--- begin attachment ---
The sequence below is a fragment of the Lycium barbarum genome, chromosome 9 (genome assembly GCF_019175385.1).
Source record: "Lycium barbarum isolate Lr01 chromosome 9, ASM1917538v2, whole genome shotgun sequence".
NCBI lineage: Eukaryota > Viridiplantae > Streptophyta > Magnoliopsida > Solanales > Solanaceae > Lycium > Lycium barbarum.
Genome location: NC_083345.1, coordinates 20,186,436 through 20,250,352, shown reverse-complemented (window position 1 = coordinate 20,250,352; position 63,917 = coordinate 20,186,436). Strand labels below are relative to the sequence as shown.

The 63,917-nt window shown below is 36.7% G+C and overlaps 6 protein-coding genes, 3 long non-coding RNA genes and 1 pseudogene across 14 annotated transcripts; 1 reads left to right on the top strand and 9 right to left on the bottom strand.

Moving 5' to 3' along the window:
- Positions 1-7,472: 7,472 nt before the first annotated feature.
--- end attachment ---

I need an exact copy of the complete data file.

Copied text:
The sequence below is a fragment of the Lycium barbarum genome, chromosome 9 (genome assembly GCF_019175385.1).
Source record: "Lycium barbarum isolate Lr01 chromosome 9, ASM1917538v2, whole genome shotgun sequence".
NCBI lineage: Eukaryota > Viridiplantae > Streptophyta > Magnoliopsida > Solanales > Solanaceae > Lycium > Lycium barbarum.
Genome location: NC_083345.1, coordinates 20,186,436 through 20,250,352, shown reverse-complemented (window position 1 = coordinate 20,250,352; position 63,917 = coordinate 20,186,436). Strand labels below are relative to the sequence as shown.

The 63,917-nt window shown below is 36.7% G+C and overlaps 6 protein-coding genes, 3 long non-coding RNA genes and 1 pseudogene across 14 annotated transcripts; 1 reads left to right on the top strand and 9 right to left on the bottom strand.

Moving 5' to 3' along the window:
- Positions 1-7,472: 7,472 nt before the first annotated feature.